A Florida lawmaker on Wednesday introduced a bill inspired by the new Texas law banning abortions after a fetal heartbeat is detected, about six weeks before many people know they are pregnant.
Why is this important: Similar bills introduced in the Florida legislature have failed, but that was before the Supreme Court refused to block the Texas law, which is the most restrictive abortion law to be enforced since the ruling. Roe v. The Supreme Court’s Wade legalized abortion nationwide in 1973, according to AP.
The Florida bill, introduced by Republican State Rep. Webster Barnaby, allows private citizens to sue others who performed or “aiding or abetting” the proceedings.
- Florida’s bill would allow people to sue others six months after an illegal abortion, unlike the four provided by Texas law. In both cases, the state would financially support the plaintiff in the lawsuit.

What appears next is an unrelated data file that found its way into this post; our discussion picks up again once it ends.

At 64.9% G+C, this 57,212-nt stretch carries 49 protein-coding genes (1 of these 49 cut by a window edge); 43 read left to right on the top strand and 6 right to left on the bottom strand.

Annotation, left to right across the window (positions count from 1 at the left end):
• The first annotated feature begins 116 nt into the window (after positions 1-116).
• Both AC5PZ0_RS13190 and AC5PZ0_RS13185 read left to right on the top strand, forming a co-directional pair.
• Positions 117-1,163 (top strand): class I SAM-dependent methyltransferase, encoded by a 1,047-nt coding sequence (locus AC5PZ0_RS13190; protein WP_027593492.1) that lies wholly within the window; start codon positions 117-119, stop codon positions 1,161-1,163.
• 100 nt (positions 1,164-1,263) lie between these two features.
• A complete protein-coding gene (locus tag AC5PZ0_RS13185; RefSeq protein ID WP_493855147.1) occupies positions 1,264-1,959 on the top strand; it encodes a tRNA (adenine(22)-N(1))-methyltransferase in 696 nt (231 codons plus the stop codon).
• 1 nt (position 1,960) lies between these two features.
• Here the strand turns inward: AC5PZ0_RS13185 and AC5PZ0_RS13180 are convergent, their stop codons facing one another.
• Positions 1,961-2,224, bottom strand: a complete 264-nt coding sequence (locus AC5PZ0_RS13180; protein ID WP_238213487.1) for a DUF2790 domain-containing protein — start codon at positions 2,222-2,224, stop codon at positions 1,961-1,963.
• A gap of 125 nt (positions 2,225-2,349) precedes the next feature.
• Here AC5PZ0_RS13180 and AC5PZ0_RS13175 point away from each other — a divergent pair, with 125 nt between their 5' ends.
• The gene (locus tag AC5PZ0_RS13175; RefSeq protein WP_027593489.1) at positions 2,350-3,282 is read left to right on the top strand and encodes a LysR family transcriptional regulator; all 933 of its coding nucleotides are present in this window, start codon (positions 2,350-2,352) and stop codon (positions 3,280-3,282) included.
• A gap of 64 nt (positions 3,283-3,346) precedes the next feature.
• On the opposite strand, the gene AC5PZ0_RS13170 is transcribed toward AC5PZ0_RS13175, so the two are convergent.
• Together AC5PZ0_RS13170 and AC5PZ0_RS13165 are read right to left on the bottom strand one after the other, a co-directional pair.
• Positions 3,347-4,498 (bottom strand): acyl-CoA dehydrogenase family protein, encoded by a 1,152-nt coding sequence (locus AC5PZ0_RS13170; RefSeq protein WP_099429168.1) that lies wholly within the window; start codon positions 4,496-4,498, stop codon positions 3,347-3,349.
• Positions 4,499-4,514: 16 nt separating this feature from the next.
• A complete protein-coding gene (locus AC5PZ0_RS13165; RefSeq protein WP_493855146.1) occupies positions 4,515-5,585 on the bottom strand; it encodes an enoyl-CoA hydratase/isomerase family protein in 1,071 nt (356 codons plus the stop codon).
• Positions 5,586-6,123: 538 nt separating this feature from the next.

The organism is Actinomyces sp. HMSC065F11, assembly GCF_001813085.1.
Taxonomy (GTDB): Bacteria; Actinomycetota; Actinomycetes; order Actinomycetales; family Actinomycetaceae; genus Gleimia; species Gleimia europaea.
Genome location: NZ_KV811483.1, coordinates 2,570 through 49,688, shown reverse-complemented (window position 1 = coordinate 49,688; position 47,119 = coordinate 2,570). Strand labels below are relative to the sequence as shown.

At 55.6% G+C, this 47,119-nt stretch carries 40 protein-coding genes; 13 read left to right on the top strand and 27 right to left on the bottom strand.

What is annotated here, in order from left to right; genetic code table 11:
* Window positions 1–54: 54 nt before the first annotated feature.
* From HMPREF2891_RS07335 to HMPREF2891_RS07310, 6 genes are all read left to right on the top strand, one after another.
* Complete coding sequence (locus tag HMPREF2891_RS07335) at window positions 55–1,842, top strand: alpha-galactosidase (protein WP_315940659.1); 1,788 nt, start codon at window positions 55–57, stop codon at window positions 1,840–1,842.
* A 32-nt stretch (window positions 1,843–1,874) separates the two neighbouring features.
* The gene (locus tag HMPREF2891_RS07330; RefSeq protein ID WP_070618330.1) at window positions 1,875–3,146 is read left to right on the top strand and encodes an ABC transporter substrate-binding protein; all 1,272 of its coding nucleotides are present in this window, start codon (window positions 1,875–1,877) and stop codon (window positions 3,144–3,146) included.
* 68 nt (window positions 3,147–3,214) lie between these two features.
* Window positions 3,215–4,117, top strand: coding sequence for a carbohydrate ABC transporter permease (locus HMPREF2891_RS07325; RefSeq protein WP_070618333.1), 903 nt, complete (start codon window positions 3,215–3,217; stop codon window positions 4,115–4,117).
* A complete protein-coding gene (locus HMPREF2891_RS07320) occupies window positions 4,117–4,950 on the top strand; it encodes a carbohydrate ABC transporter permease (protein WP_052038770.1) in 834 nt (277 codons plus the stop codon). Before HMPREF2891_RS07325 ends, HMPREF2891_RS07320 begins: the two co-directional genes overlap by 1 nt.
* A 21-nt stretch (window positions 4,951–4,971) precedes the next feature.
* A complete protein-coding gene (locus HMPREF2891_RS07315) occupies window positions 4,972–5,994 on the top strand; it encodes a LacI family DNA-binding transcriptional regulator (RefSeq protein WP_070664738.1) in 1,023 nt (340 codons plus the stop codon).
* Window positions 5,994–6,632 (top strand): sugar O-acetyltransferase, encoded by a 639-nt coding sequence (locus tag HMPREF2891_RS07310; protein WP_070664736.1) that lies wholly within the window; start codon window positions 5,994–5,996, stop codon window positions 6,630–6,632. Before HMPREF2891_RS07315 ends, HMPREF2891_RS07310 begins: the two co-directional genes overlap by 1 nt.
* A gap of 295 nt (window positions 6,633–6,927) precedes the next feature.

- Florida Governor Ron DeSantis and several other Republican lawmakers said earlier this month they could support an abortion law like Texas’s.
The big picture: The Supreme Court has not ruled on the constitutionality of Texas abortion law and it has been challenged by several abortion rights organizations and other entities, including the Department of Health. Justice.
- The Supreme Court’s five conservative justices said this month in an unsigned opinion that maintaining the ban should not be taken as an indication of whether the court believes the law is unconstitutional.
- However, this has not stopped citizens from using the law to sue others. A San Antonio doctor is now facing trial after saying he performed an abortion that is considered illegal under new Texas law.
Go further: HHS issues new protections for Texas abortion providers and patients